How to Cold Smoke Meat: The Basics
Smoking meat is an old time honored tradition. It harkens back to the days of the pioneers and to a time before refrigeration and modern preserving methods. There was a time that smoke and salt were the only known ways to preserve meat. While smoking meat never went away, it is having a renaissance, at least at my house.
Prior to meeting my wife, I had no concept of this. Smoking meat was never on my radar. The wife is first generation Serbian; both of her parents came from the old country and were very…country. They still carry on the tradition of smoking pork tenderloin, as do many of the recent immigrants. They call it suvo meso, which literally translated is smoked meat, and let me tell you that it is delicious. It is the perfect blend of salt and smoke; ideal for snacking on while sipping your favorite whiskey or beer. They serve it at every function, be it a Christening, wedding, birthday party; hell, even at the church. (Which has a full bar by the way. That’s my kind of religion.)
After being introduced to suvo meso I made it a goal to have my own smokehouse, on my own land, and smoke my own meats. Mission accomplished.
Build Your Smokehouse on the Cheap
I saved all the scrap wood and hardware from the demo of my basement and used it to build my own smoke house. While it won’t win any awards, it holds the smoke and didn’t cost me a dime to build. My father in law gave me a smoker box that he made from a 55-gallon barrel and had under his deck for years. A smoker box is where the fire is lit. The fire needs to be away from the meat so the meat doesn’t cook and a tube carries the smoke from the box to the house.
I bought a metal dryer duct and two ring clamps to hook up the smoker box to the smoke house. That was my only expense on this thing. Even if you don’t have any carpentry skills, which I surely didn’t, don’t let that scare you from trying something. I had nothing to lose. I had the material free and a rough idea of what I wanted and did it. There’s no need to call a “professional,” pick up a hammer and saw and get to work. But if your pioneer spirit is waning, you can buy smokers for under 100 bucks.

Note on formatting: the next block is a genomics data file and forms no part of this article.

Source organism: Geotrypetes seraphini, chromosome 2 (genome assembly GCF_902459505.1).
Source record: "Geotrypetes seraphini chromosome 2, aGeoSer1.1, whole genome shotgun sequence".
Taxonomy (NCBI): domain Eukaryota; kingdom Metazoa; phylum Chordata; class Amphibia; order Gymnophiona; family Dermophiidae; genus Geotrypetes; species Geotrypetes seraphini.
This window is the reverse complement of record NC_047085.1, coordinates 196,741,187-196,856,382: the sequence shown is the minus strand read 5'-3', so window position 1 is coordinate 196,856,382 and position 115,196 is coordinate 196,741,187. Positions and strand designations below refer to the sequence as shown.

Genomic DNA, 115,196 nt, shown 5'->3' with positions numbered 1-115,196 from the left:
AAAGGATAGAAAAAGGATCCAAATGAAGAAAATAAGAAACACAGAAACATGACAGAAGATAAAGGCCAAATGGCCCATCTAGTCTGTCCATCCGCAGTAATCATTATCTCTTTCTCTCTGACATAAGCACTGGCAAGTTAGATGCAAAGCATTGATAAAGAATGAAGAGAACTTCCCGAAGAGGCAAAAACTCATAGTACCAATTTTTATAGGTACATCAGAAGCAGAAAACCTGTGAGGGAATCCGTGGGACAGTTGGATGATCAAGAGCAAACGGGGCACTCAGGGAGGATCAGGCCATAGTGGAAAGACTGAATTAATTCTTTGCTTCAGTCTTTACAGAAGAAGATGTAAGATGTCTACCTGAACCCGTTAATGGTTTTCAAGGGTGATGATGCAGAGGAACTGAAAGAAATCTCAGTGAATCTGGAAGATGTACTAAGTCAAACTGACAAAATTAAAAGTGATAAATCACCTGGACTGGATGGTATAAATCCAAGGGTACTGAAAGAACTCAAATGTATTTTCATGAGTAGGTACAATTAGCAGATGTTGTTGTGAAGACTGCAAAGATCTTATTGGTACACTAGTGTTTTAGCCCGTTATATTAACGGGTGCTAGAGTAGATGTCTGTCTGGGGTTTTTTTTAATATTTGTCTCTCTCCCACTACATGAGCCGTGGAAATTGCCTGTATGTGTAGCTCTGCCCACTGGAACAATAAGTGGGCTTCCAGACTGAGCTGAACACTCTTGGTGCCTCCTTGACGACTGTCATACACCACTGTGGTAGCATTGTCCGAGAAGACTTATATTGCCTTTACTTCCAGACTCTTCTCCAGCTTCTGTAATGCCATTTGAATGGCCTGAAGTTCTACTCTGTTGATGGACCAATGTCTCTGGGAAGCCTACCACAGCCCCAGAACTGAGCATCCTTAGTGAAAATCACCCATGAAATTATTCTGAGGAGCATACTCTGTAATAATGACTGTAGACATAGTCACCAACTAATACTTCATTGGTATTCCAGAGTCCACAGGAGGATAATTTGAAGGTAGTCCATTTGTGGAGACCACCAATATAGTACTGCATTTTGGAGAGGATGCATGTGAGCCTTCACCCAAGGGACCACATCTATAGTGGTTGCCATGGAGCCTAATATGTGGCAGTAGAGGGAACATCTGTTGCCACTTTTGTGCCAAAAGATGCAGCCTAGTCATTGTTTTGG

The Basics of Cold Smoking
Cold smoking meat is different from hot smoking in that you do it in the fall and winter months when the air temperature is below 40 degrees. The cold air keeps it from getting too hot in the smoke house thereby cooking the meat. It is best to keep the temperature in the smokehouse under 70 degrees. All you want to do is penetrate the meat with the smoke for the flavor and to help preserve it. Hot smoking is designed to cook the meat and a temperature of 180 – 200 degrees is ideal.
When selecting your meat, go to the butcher shop. Don’t get anything that is prepackaged or pre-seasoned. I like to use pork loin but any kind of meat can be smoked so go crazy and try different things. Use kosher salt when the time comes. It delivers better flavor and draws the water out of the meat better. For a salt box, I used an old plastic mail crate from the post office that was also free. I just washed the crap out of it to make sure I didn’t make anyone sick.
Are you seeing the trend yet? Free, free, free. Use what you have on hand and don’t spend any money if you can avoid it. Spend the money on a quality cut of meat.
Curing Your Meat
Before the meat is smoked it must be cured, or salted. The meat is completely surrounded with salt in a covered box in order to draw the water out of the loin so that there is nothing for any bacteria to grow on and to help the smoke penetrate. I learned the hard way not to salt it for too long. My first batch of pork loin I smoked, I salted the meat for 3 weeks in a salt box. Leaving it in there so long made it so salty that it was almost inedible. After I smoked it and it hung for a month it was so salty that I had to soak it in water to draw some of the salt out. I had to eat my mistake because no one else would touch it. They need only be salted for 2-3 days and it will be fine.
After the meat has been sitting in the salt take it out of the box and wipe off the excess salt.
I use steel hooks that have been sharpened on one end to hang the meat in the smokehouse. The hook needs to be strong enough to hold 6-10 lbs. of meat. Then hang it in the smokehouse and light the fire. Easy. Keep the fire going all day, I go for 8 hours usually. After the fire goes out, let the meat hang in the house for a month or so, until it is firm to the touch. And by firm, I mean like a rock. If it’s soft it isn’t done. After it is taken out of the smokehouse and you are ready to eat it slice it very thinly like a slice of deli ham or prosciutto. Then slice up some cheese, pour a glass of your poison of choice, put your feet up and eat up.
There is nothing to be afraid of. Here is the recipe;